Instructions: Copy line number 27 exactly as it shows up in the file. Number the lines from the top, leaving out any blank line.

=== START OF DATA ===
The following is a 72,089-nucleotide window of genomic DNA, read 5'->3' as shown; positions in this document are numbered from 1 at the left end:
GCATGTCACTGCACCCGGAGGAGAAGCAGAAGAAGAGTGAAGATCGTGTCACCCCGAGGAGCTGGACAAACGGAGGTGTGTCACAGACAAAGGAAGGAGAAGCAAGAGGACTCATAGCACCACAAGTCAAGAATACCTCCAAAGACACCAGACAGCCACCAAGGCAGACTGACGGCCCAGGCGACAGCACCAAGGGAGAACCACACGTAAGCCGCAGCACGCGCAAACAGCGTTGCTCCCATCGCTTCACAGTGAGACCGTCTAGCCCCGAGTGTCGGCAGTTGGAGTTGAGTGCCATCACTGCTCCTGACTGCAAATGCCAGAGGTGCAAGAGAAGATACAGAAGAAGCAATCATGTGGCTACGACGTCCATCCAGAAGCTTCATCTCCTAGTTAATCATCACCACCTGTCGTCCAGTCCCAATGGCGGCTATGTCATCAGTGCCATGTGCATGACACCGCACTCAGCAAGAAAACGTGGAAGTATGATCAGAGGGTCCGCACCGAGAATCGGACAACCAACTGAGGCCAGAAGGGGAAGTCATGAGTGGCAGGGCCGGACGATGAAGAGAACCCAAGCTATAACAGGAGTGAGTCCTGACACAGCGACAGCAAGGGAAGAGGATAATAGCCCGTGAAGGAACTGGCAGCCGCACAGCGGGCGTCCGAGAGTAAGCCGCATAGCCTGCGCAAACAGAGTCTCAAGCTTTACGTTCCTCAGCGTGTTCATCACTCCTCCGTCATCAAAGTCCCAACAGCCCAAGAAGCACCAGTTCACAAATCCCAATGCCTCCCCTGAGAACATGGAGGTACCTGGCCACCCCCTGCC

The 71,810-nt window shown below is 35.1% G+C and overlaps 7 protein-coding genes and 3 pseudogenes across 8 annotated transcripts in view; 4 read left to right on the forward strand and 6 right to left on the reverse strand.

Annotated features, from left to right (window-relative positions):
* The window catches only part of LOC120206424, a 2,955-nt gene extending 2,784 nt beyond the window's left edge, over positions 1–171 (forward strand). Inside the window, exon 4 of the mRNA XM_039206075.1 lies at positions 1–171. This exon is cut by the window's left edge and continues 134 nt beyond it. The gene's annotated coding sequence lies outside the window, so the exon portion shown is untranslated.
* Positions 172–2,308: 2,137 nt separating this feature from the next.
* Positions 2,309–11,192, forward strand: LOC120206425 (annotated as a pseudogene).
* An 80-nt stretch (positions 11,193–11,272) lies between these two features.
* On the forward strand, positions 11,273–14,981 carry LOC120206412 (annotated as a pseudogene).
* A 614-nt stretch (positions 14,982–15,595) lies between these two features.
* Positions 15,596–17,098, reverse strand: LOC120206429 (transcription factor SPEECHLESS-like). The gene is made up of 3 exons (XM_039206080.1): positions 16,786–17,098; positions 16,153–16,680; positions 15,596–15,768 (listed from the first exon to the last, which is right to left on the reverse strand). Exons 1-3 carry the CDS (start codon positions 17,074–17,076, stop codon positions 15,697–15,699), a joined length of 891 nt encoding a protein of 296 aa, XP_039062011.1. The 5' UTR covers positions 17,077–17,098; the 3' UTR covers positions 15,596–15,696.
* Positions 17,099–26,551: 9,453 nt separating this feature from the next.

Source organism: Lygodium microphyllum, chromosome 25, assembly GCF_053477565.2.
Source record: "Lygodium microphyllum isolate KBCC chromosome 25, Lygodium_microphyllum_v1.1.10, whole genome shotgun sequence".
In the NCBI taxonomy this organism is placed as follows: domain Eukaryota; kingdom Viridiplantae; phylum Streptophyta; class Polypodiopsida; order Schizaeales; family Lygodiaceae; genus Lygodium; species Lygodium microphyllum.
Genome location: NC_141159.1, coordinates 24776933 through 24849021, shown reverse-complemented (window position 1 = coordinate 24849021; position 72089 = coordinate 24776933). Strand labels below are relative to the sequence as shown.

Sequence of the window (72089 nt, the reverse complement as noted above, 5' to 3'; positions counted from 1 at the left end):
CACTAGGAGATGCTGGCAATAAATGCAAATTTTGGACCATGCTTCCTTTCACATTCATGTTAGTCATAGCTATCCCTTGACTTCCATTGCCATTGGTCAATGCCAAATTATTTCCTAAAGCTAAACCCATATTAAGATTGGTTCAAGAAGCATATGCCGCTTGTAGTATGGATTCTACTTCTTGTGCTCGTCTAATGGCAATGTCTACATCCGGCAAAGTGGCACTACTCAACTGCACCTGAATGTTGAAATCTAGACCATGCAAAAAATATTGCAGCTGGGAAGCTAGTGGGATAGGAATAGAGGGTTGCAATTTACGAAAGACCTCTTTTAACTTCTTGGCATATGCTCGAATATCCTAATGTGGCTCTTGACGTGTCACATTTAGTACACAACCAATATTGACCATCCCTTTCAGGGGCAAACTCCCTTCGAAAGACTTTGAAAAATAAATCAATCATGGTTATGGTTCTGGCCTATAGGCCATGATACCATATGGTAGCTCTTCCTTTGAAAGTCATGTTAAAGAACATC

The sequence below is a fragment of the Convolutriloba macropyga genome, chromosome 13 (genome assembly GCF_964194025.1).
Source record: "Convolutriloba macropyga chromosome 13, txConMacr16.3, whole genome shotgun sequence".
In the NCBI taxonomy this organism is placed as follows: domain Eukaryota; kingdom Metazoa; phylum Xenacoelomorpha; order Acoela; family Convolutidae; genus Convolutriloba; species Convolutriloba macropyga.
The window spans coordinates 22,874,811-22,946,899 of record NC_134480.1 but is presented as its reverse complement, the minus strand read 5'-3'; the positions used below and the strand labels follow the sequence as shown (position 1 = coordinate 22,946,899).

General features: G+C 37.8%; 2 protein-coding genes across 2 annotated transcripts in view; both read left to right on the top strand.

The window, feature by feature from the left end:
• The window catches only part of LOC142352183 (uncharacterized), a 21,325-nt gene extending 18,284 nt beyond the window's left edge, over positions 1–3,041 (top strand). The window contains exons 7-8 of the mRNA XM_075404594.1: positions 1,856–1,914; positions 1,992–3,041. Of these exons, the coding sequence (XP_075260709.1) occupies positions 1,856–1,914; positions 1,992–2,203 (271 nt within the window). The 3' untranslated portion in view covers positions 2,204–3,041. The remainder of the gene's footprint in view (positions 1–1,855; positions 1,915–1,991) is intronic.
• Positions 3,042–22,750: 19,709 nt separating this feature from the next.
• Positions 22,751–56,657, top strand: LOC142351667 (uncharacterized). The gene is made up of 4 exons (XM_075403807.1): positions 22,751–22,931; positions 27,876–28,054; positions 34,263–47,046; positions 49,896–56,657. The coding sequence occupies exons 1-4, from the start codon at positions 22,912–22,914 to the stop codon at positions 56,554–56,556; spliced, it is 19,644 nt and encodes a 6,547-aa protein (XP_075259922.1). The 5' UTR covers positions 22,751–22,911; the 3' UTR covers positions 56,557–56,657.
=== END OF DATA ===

• Positions 22,751–56,657, top strand: LOC142351667 (uncharacterized). The gene is made up of 4 exons (XM_075403807.1): positions 22,751–22,931; positions 27,876–28,054; positions 34,263–47,046; positions 49,896–56,657. The coding sequence occupies exons 1-4, from the start codon at positions 22,912–22,914 to the stop codon at positions 56,554–56,556; spliced, it is 19,644 nt and encodes a 6,547-aa protein (XP_075259922.1). The 5' UTR covers positions 22,751–22,911; the 3' UTR covers positions 56,557–56,657.